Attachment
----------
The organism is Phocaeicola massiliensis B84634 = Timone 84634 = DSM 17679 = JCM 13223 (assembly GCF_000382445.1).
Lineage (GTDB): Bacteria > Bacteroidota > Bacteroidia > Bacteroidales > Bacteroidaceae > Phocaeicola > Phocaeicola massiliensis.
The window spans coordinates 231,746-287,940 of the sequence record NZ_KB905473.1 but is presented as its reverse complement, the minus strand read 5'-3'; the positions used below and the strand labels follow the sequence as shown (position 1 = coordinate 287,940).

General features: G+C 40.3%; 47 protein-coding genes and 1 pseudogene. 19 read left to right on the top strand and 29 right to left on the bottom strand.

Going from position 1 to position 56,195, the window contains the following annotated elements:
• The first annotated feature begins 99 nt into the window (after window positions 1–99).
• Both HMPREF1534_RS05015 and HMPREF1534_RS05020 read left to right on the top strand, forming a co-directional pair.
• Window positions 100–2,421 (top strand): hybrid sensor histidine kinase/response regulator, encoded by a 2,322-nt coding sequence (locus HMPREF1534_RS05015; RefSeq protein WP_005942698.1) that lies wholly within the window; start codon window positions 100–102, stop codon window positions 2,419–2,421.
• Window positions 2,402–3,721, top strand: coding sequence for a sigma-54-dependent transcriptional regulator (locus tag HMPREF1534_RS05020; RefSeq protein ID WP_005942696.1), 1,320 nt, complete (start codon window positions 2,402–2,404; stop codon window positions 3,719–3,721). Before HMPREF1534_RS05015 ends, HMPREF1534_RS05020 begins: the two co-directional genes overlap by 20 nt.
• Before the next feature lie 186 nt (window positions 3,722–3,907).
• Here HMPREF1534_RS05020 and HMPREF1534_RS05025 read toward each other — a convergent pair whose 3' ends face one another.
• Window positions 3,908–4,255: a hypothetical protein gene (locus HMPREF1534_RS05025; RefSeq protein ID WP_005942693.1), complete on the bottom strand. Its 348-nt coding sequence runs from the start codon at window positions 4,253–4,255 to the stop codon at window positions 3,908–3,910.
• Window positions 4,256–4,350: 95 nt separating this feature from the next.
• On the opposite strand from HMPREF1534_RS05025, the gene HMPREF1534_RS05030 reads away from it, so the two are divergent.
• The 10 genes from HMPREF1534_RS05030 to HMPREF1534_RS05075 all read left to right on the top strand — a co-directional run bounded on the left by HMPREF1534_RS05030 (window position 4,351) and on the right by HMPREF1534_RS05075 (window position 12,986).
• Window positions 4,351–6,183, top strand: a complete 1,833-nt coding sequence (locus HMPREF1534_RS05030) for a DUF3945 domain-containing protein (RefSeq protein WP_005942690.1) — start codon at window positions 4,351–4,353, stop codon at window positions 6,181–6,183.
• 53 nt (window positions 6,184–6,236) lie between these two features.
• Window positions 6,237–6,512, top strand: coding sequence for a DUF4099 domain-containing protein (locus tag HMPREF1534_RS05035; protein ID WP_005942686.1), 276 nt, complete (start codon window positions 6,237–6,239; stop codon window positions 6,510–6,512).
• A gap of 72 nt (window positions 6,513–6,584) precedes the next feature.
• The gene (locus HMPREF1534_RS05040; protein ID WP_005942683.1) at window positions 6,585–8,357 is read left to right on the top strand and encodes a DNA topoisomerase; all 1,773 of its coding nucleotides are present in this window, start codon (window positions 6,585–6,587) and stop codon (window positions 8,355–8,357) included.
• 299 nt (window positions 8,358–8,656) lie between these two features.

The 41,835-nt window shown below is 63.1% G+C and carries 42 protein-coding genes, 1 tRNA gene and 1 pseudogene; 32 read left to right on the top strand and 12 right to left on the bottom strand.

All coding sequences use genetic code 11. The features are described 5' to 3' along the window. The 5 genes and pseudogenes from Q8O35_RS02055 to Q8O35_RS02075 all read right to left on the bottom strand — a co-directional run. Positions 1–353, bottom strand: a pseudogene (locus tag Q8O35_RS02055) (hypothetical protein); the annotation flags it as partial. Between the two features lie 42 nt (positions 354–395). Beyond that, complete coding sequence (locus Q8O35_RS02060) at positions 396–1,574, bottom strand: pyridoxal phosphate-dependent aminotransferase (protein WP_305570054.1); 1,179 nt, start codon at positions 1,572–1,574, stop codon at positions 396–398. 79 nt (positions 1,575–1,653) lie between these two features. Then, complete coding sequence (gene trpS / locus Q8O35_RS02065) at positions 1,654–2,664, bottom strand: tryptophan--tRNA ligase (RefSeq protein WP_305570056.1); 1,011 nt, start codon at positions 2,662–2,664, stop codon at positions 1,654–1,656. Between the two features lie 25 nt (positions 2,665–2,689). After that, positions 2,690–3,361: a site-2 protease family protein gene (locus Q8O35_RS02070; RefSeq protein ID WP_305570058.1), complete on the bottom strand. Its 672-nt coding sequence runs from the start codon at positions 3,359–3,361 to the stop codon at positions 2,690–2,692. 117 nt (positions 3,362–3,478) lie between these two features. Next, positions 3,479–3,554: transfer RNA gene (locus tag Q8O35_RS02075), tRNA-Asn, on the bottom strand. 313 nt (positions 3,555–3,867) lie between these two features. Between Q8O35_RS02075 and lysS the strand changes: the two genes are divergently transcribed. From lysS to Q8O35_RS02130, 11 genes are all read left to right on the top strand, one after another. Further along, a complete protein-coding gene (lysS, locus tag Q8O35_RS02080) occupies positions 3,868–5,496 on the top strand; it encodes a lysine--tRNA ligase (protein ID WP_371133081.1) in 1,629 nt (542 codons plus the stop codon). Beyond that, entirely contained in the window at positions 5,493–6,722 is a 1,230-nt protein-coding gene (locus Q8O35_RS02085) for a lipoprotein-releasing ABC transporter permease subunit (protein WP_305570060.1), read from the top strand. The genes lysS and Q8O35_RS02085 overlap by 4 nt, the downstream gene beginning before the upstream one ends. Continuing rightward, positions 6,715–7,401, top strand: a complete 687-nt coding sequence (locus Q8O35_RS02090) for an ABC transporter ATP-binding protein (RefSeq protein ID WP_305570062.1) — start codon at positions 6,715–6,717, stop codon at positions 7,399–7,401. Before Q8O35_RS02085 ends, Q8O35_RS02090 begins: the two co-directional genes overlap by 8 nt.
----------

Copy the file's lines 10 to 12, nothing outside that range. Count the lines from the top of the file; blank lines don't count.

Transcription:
• Before the next feature lie 186 nt (window positions 3,722–3,907).
• Here HMPREF1534_RS05020 and HMPREF1534_RS05025 read toward each other — a convergent pair whose 3' ends face one another.
• Window positions 3,908–4,255: a hypothetical protein gene (locus HMPREF1534_RS05025; RefSeq protein ID WP_005942693.1), complete on the bottom strand. Its 348-nt coding sequence runs from the start codon at window positions 4,253–4,255 to the stop codon at window positions 3,908–3,910.